How To Get a Deep Piriformis Stretch To Get Rid of Sciatica Pain

How to get a deep piriformis stretch to get rid of sciatica pain
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10 best piriformis stretches to help ease sciatica and leg pain!

Sciatica is a broad term that encompasses a variety of conditions that all serve to irritate the sciatic nerve. 

For example, low back pain can lead to sciatica, piriformis syndrome can lead to sciatica, and tightness in various muscles can lead to sciatica.

In this article, we will take a look at 10 piriformis stretches that can help to relieve the symptoms of sciatica. 

The Sciatic Nerve and The Piriformis Muscle

The sciatic nerve is the longest nerve in the entire body. It extends from the low back all the way to the foot on both sides.

Along this nerve’s pathway lies the piriformis muscle. The sciatic nerve, at one point along its journey toward the feet, knifes through the piriformis muscle, where it can often become pinched.

Let’s take a look at each of these structures in depth.

The Sciatic Nerve

10 deep piriformis stretches to get rid of sciatica hip pain

As was stated earlier, the sciatic nerve is the longest nerve in the body. Because of this, the sciatic nerve innervates many different muscles along its path.

When this nerve becomes irritated and pinched, it can cause many different unique symptoms. For example, sciatica can result in pain, tingling, numbness, and weakness all the way down the leg.

Also, check out:

10 Unique Stretching Exercises To Make You as Flexible as a Cat in 4 Short Weeks

The Piriformis Muscle

The Piriformis Muscle

The piriformis muscle has an opening through which the sciatic nerve travels. Because of this, extreme tightness in the piriformis effectively “pinches” the sciatic nerve, causing the symptoms described above. 

This muscle functions to rotate and move the hip in various directions. By stretching and strengthening the piriformis, you can decrease your chances of developing sciatica or piriformis syndrome.

10 Perfect Exercises for Relief of Sciatica and Piriformis Syndrome

In this section, we will review an exercise routine that can help to relieve the debilitating symptoms of sciatica and piriformis syndrome.

1. Supine Piriformis Stretch

Supine Piriformis Stretch

This exercise is one of the most comfortable and effective piriformis stretch variations. Most people with tight piriformis muscles will feel this stretch almost immediately.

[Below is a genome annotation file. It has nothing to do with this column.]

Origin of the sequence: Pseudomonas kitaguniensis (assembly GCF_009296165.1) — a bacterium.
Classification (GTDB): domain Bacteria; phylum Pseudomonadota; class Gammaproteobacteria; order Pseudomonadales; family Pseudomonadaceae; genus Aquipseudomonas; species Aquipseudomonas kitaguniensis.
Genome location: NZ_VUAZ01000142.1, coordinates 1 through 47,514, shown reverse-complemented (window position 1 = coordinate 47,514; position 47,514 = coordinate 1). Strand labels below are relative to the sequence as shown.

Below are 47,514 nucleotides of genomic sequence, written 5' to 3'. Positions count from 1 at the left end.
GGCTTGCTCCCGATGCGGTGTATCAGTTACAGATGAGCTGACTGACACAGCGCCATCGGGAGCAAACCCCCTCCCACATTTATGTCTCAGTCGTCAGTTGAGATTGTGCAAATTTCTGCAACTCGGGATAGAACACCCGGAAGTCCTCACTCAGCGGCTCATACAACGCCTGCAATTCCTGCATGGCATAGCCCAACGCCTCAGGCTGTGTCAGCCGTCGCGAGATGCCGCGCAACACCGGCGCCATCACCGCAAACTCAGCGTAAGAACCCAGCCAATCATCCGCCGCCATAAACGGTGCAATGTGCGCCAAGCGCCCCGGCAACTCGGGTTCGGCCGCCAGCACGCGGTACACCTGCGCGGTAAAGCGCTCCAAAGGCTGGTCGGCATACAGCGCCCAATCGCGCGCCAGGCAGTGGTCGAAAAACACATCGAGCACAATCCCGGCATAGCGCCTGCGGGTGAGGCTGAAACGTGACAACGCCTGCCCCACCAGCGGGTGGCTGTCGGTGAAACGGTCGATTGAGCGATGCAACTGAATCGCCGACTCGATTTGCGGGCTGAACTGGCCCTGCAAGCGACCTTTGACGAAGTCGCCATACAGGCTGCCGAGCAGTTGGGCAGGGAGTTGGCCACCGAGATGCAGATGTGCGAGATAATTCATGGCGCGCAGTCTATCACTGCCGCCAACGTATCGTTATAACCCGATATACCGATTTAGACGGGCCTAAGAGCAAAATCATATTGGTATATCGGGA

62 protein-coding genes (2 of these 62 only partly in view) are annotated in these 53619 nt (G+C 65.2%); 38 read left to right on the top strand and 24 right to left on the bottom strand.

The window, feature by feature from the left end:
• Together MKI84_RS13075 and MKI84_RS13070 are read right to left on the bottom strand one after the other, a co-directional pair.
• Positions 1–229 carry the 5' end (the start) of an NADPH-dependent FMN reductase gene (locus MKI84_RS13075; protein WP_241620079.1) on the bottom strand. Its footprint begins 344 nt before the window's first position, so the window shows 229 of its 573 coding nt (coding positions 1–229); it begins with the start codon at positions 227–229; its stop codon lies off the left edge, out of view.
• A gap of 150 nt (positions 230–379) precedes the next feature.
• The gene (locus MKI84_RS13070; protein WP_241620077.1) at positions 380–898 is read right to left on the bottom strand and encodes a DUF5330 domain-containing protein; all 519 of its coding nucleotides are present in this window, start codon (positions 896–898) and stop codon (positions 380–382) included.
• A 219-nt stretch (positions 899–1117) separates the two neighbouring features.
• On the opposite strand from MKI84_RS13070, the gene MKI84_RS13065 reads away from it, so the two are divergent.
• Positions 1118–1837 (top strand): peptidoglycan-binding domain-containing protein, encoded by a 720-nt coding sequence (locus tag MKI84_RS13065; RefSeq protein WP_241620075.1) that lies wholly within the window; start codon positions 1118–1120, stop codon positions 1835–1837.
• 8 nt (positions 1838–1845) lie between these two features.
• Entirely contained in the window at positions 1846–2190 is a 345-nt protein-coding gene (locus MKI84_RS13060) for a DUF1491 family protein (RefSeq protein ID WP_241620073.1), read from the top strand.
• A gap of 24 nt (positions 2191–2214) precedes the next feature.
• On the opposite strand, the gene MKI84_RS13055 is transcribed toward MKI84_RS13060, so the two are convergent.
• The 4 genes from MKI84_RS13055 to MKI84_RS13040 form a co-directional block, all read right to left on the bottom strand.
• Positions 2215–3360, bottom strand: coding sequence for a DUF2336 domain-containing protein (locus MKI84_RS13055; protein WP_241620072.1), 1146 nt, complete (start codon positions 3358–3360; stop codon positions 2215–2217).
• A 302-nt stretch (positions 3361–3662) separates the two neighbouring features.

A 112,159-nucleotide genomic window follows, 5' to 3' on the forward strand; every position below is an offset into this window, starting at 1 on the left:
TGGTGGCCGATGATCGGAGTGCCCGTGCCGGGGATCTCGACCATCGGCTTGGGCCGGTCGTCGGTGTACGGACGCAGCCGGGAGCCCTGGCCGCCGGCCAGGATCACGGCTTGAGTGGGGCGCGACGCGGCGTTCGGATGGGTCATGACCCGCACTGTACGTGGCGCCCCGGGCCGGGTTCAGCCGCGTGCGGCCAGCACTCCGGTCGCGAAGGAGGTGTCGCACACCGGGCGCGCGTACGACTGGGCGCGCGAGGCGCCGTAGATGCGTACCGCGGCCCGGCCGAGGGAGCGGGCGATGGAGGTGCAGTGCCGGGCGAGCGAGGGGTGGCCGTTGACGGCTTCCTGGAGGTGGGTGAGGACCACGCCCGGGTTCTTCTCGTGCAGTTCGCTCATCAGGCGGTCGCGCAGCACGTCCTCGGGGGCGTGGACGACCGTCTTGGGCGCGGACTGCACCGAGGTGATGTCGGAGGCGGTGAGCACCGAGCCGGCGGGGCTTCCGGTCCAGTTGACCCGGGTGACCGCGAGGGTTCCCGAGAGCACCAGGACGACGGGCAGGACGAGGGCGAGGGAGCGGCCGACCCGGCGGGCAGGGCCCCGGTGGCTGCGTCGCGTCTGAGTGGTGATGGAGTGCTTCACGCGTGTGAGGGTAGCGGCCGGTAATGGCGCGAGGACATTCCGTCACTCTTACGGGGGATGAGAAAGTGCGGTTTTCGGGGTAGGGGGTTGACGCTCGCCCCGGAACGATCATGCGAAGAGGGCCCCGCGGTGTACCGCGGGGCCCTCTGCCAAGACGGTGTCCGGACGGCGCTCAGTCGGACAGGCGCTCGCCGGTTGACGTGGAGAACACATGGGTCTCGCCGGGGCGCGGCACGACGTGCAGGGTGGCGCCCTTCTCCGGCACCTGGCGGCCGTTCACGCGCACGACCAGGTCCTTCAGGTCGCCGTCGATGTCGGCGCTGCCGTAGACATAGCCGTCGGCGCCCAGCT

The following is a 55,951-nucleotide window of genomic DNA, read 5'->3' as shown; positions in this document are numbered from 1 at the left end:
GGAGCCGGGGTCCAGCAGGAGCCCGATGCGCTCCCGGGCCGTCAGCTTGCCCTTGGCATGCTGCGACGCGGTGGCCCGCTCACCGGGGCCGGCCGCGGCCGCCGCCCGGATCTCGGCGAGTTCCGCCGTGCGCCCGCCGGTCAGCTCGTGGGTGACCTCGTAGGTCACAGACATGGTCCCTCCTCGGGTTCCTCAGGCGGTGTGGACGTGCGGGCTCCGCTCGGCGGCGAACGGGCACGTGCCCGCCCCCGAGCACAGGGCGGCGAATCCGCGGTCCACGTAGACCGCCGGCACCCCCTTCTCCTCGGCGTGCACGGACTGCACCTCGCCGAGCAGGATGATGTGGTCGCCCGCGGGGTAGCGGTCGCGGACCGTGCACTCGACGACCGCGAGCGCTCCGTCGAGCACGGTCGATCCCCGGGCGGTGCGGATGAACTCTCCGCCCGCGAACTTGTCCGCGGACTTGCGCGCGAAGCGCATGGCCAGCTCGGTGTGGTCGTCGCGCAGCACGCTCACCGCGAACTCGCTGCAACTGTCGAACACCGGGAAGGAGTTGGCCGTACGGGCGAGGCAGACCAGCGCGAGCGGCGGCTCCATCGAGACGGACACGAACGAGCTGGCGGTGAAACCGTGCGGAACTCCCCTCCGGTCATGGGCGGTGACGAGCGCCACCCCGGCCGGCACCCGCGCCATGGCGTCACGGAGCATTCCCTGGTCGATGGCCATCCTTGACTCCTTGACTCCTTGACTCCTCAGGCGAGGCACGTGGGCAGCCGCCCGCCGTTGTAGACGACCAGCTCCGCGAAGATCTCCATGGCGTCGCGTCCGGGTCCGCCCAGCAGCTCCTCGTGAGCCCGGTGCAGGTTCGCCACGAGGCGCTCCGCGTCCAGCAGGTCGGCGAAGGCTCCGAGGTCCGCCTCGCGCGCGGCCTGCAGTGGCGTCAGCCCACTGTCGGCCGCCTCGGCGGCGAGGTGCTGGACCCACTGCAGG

How to Perform

  • Lie flat on your back on a comfortable, yet firm surface.
  • Starting with your left leg, pull your knee toward your right armpit, as your right leg remains flat on the ground.
  • Hold this stretch for 30 seconds, then repeat on each side 4 times per session, one session daily.

2. Bridges

Bridges

Bridges serve to strengthen the glutes and some other muscles on the back side of the body. By strengthening these areas, you can activate stabilizer muscles, reducing some of the tension on the sciatic nerve.

How to Perform

  • Lie flat on your back with your knees bent and your feet flat on the floor.
  • Push down through your heels, lifting your buttocks in the air.
  • Hold this position for 10 seconds, repeat for 10-12 reps, for 3 sets per session, one session per day.

3. Seated Piriformis Stretch

Seated Piriformis Stretch

Some people may have difficulty getting down onto the floor. Therefore, it is necessary to provide different stretching options for these individuals. The seated piriformis stretch also serves as a good starter stretch for those who are very tight in this area.

How to Perform

  • Sit up tall in your chair, near the edge.
  • Cross your right leg over your left, placing your right ankle on your left thigh.
  • Lightly press down on your right thigh, until you feel a gentle stretch in your right piriformis.
  • Hold this stretch for 30 seconds, repeat 4 times per side, once per day.

4. Hip Extension

Hip Extension Exercise

This movement serves as another strengthening exercise for the glutes and the muscles on the back side of the body. 

How to Perform

  • Start on your hands and knees with your legs spaced to about hip-width apart and your hands directly beneath your shoulders.
  • Keeping your back from sagging or arching, kick your right leg behind you (your knee should remain bent).
  • Slowly return the right leg to the starting position and switch sides.
  • Repeat for 10-12 repetitions, for 3 sets, once per day.

5. Standing Piriformis Stretch

Standing Piriformis Stretch
Image // Verywellfit.com